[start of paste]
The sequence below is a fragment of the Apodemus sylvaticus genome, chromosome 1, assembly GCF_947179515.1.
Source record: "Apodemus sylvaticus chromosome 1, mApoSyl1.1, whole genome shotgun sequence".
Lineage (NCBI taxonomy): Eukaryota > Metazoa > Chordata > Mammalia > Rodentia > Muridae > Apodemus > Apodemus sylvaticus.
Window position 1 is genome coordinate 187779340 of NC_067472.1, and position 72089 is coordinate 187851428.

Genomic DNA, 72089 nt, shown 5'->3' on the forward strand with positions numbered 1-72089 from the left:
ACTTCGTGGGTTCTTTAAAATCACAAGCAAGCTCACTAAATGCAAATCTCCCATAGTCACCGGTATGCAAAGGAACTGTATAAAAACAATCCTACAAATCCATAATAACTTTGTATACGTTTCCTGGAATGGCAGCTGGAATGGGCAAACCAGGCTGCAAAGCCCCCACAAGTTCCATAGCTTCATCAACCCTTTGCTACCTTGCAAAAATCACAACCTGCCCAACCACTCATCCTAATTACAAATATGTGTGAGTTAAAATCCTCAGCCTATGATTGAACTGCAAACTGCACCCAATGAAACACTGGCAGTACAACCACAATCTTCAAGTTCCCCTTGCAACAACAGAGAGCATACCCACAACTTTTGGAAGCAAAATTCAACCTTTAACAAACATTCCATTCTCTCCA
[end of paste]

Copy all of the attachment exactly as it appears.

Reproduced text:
The sequence below is a fragment of the Apodemus sylvaticus genome, chromosome 1, assembly GCF_947179515.1.
Source record: "Apodemus sylvaticus chromosome 1, mApoSyl1.1, whole genome shotgun sequence".
Lineage (NCBI taxonomy): Eukaryota > Metazoa > Chordata > Mammalia > Rodentia > Muridae > Apodemus > Apodemus sylvaticus.
Window position 1 is genome coordinate 187779340 of NC_067472.1, and position 72089 is coordinate 187851428.

Genomic DNA, 72089 nt, shown 5'->3' on the forward strand with positions numbered 1-72089 from the left:
ACTTCGTGGGTTCTTTAAAATCACAAGCAAGCTCACTAAATGCAAATCTCCCATAGTCACCGGTATGCAAAGGAACTGTATAAAAACAATCCTACAAATCCATAATAACTTTGTATACGTTTCCTGGAATGGCAGCTGGAATGGGCAAACCAGGCTGCAAAGCCCCCACAAGTTCCATAGCTTCATCAACCCTTTGCTACCTTGCAAAAATCACAACCTGCCCAACCACTCATCCTAATTACAAATATGTGTGAGTTAAAATCCTCAGCCTATGATTGAACTGCAAACTGCACCCAATGAAACACTGGCAGTACAACCACAATCTTCAAGTTCCCCTTGCAACAACAGAGAGCATACCCACAACTTTTGGAAGCAAAATTCAACCTTTAACAAACATTCCATTCTCTCCA